Tutorial :Arduino: Lightweight compression algorithm to store data in EEPROM



Question:

I want to store a large amount of data onto my Arduino with a ATmega168/ATmega328 microcontroller, but unfortunately there's only 256 KB / 512 KB of EEPROM storage.

My idea is to make use of an compression algorithm to strip down the size. But well, my knowledge on compression algorithms is quite low and my search for ready-to-use libraries failed.

So, is there a good way to optimize the storage size?


Solution:1

You might have a look at the LZO algorithm, which is designed to be lightweight. I don't know whether there are any implementations for the AVR system, but it might be something you could implement yourself.

You may be somewhat misinformed about the amount of storage available in EEPROM on your chip though; according to the datasheet I have the EEPROM sizes are:

ATmega48P: 256
ATmega88P: 512
ATmega168P: 512
ATmega256P: 1024

Note that those values are in bytes, not KB as you mention in your question. This is not, by any measure, a "shitload".


Solution:2

AVRs only have a few kilobytes of EEPROM at the most, and very few have many more than 64K Flash (no standard Arduinos do).

If you are needing to store something and seldom modify, for instance an image, you could try using the Flash as there is much more space there to work with. For simple images, some crude RLE encoding would go a long way.

Compressing anything more random, for instance logged data, audio, etc, will take a tremendous amount of overhead for the AVR, you will have better luck getting a serial EEPROM chip to hold this data. Arduino's site has a page on interfacing with a 64K chip, which sounds . If you want more than that, look at interfacing with a SD card with SPI, for instance in this audio shield


Solution:3

A NASA study here (Postscript)

A repost of 1989 article on LZW here

Keep it simple and perform analysis of the cost/payout of adding compression. This includes time and effort, complexity, resource usage, data compressibility, etc.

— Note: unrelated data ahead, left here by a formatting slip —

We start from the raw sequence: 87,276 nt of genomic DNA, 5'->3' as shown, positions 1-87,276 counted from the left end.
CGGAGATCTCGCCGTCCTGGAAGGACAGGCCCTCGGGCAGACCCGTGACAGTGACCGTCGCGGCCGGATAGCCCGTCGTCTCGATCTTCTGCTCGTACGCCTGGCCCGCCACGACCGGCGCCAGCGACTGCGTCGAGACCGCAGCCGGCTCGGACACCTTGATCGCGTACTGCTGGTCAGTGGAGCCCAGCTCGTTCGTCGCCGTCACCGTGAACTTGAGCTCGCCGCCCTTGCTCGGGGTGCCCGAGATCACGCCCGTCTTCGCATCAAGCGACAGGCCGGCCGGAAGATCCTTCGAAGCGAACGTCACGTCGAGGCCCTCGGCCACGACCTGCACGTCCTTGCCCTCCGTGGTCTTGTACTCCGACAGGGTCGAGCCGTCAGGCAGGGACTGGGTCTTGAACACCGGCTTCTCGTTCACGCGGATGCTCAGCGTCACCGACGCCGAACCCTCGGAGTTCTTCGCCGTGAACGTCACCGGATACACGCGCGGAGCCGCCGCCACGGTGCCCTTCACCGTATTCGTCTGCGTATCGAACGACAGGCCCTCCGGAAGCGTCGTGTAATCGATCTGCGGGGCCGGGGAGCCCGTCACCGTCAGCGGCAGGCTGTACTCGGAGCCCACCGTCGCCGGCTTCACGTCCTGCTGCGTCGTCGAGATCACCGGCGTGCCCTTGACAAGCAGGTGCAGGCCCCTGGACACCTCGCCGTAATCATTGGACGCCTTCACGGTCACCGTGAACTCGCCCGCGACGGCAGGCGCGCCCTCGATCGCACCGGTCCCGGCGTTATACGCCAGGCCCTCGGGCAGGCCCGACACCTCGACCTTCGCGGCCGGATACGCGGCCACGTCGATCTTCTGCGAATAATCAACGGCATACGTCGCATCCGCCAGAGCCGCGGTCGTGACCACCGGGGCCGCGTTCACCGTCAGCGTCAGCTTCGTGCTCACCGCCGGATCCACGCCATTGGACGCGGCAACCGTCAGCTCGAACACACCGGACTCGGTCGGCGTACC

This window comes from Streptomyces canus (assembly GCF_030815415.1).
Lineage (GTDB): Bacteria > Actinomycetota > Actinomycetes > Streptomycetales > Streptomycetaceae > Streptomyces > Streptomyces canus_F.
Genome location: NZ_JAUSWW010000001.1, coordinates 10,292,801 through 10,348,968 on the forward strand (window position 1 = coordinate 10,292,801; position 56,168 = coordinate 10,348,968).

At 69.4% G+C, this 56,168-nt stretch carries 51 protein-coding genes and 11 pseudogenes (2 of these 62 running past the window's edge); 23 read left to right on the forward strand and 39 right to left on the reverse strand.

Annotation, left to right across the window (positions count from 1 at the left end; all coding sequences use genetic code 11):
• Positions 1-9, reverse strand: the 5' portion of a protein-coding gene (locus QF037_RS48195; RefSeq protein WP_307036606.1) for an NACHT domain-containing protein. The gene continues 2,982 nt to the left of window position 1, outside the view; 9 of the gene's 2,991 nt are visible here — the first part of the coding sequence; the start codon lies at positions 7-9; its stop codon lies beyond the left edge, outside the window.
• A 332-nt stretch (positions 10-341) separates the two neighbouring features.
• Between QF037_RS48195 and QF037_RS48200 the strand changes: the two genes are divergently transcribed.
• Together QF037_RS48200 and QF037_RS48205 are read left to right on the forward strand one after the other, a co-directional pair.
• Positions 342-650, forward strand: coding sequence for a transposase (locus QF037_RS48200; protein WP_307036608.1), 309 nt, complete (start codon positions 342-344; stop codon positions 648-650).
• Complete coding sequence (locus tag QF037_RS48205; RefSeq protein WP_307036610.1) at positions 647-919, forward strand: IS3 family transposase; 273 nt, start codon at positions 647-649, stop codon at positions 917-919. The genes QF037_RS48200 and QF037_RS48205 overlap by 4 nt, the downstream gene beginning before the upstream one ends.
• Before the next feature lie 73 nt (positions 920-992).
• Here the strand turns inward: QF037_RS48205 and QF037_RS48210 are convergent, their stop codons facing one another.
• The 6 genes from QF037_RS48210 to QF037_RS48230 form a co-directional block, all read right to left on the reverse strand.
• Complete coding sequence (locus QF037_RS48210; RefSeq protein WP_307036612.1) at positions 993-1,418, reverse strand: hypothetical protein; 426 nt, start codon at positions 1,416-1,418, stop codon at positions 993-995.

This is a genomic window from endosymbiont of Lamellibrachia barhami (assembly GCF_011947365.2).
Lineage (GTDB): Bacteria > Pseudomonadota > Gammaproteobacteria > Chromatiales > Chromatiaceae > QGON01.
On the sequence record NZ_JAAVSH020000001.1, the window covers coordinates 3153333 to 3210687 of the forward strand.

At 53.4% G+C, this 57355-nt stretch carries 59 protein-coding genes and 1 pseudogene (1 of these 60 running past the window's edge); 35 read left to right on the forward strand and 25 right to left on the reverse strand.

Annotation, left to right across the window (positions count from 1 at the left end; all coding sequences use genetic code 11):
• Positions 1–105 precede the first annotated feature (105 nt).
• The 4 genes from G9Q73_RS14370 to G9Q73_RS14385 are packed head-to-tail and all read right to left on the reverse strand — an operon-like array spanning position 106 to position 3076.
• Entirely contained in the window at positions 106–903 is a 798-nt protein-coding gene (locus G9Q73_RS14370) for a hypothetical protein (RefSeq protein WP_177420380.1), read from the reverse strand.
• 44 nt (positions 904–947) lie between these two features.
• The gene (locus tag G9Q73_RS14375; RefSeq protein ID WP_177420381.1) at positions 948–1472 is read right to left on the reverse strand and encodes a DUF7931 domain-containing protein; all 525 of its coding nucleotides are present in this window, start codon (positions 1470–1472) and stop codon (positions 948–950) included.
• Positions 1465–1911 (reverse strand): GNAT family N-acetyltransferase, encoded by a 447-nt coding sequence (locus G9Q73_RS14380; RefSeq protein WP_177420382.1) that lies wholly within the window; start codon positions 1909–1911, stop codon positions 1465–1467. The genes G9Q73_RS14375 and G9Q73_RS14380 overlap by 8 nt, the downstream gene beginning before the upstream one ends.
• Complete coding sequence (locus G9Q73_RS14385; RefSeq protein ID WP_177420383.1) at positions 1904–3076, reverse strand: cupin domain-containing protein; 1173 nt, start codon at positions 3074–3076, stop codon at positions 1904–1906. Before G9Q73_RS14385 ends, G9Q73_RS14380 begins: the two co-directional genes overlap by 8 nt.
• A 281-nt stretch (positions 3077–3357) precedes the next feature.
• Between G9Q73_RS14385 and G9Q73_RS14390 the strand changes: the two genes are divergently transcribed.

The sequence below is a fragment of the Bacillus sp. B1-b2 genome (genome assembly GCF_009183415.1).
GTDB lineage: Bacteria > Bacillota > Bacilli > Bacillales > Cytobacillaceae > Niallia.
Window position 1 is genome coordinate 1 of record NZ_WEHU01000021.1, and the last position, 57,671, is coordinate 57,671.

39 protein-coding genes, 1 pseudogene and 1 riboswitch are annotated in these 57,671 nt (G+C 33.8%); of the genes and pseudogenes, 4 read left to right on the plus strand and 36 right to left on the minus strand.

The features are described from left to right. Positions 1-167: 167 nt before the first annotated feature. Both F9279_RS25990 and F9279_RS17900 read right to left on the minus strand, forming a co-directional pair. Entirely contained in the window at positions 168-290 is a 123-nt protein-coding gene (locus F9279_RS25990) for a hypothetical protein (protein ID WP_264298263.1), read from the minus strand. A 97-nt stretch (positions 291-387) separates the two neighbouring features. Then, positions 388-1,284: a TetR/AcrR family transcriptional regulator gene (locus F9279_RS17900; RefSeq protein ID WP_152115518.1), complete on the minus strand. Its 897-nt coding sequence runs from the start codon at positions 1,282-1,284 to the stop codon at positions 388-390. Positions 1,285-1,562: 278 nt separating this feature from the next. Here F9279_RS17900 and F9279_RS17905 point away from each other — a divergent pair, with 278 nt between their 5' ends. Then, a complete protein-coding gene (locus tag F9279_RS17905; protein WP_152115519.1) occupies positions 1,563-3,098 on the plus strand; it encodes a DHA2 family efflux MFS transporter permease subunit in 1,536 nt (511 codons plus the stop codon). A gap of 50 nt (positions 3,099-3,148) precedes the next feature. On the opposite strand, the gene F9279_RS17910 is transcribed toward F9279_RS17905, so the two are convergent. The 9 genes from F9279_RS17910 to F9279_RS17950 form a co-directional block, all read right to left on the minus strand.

Solution:4

An algorithm something like LZSS would probably be a good choice for an embedded platform. They are simple algorithms, and don't need much memory.

LZS is one I'm familiar with. It uses a 2 kB dictionary for compression and decompression (the dictionary is the most recent 2 kB of the uncompressed data stream). (LZS was patented by HiFn, however as far as I can tell, all patents have expired.)

But I see that an ATmega328, used on recent Arduinos, only has 512 bytes to 2 kB SRAM, so maybe even LZS is too big for it. I'm sure you could use a variant with a smaller dictionary, but I'm not sure what compression ratios you'd achieve.


Solution:5

The method described in the paper “Data Compression Algorithms for Energy-Constrained Devices in Delay Tolerant Networks” might run on an ATmega328.

Reference: C. Sadler and M. Martonosi, “Data Compression Algorithms for Energy-Constrained Devices in Delay Tolerant Networks,” Proceedings of the ACM Conference on Embedded Networked Sensor Systems (SenSys) 2006, November 2006. .pdf. S-LZW Source for MSPGCC: slzw.tar.gz. Updated 10 March 2007.


Solution:6

You might also want to take a look at LZJB, being very short, simple, and lightweight.

Also, FastLZ might be worth a look. It gets better compression ratios than LZJB and has pretty minimal memory requirements for decompression:


Solution:7

If you just want to remove some repeating zero's or such, use Run-length encoding Repeating byte sequences will be stored as:

<mark><byte><count>  

It's super-simple algorithm, which you can probably code yourself in few lines of code.


Solution:8

Is an external EEPROM (for example via I2C) not an option? Even if you use a compression algorithm the down side is that the size of data you may store in the internal EEPROM may not be determined in a simple way any more.. And of corse, if you really mean kBYTES, then consider a SDCard connected to the SPI... There are some light weighted open source FAT-compatible file systems in the net.


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